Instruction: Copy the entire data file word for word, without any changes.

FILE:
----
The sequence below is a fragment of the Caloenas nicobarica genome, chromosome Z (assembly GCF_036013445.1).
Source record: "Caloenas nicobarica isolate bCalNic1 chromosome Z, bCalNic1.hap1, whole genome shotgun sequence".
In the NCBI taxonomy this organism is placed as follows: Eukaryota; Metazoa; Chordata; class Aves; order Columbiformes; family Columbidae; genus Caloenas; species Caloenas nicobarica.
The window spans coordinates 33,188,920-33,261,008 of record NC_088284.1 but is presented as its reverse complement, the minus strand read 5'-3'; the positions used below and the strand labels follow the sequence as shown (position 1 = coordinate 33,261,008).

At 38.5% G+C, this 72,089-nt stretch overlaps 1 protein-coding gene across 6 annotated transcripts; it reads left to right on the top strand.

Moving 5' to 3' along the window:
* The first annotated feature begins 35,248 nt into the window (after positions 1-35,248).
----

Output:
The sequence below is a fragment of the Caloenas nicobarica genome, chromosome Z (assembly GCF_036013445.1).
Source record: "Caloenas nicobarica isolate bCalNic1 chromosome Z, bCalNic1.hap1, whole genome shotgun sequence".
In the NCBI taxonomy this organism is placed as follows: Eukaryota; Metazoa; Chordata; class Aves; order Columbiformes; family Columbidae; genus Caloenas; species Caloenas nicobarica.
The window spans coordinates 33,188,920-33,261,008 of record NC_088284.1 but is presented as its reverse complement, the minus strand read 5'-3'; the positions used below and the strand labels follow the sequence as shown (position 1 = coordinate 33,261,008).

At 38.5% G+C, this 72,089-nt stretch overlaps 1 protein-coding gene across 6 annotated transcripts; it reads left to right on the top strand.

Moving 5' to 3' along the window:
* The first annotated feature begins 35,248 nt into the window (after positions 1-35,248).